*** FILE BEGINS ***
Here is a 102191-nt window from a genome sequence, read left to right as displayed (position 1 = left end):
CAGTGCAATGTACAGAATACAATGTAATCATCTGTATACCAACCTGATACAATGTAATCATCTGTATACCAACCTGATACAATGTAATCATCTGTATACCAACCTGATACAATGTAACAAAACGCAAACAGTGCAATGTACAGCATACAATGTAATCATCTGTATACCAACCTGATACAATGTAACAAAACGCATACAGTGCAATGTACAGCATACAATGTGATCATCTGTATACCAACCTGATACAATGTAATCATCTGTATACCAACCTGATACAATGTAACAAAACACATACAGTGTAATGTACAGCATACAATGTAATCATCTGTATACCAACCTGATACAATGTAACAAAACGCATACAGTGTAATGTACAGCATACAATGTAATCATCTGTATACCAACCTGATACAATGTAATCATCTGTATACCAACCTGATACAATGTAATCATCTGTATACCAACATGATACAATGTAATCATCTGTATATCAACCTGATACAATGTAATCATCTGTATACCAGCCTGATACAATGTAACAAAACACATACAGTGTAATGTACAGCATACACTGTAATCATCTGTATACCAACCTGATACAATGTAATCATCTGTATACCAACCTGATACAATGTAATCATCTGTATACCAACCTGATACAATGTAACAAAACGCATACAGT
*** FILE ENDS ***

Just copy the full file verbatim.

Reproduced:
Here is a 102191-nt window from a genome sequence, read left to right as displayed (position 1 = left end):
CAGTGCAATGTACAGAATACAATGTAATCATCTGTATACCAACCTGATACAATGTAATCATCTGTATACCAACCTGATACAATGTAATCATCTGTATACCAACCTGATACAATGTAACAAAACGCAAACAGTGCAATGTACAGCATACAATGTAATCATCTGTATACCAACCTGATACAATGTAACAAAACGCATACAGTGCAATGTACAGCATACAATGTGATCATCTGTATACCAACCTGATACAATGTAATCATCTGTATACCAACCTGATACAATGTAACAAAACACATACAGTGTAATGTACAGCATACAATGTAATCATCTGTATACCAACCTGATACAATGTAACAAAACGCATACAGTGTAATGTACAGCATACAATGTAATCATCTGTATACCAACCTGATACAATGTAATCATCTGTATACCAACCTGATACAATGTAATCATCTGTATACCAACATGATACAATGTAATCATCTGTATATCAACCTGATACAATGTAATCATCTGTATACCAGCCTGATACAATGTAACAAAACACATACAGTGTAATGTACAGCATACACTGTAATCATCTGTATACCAACCTGATACAATGTAATCATCTGTATACCAACCTGATACAATGTAATCATCTGTATACCAACCTGATACAATGTAACAAAACGCATACAGT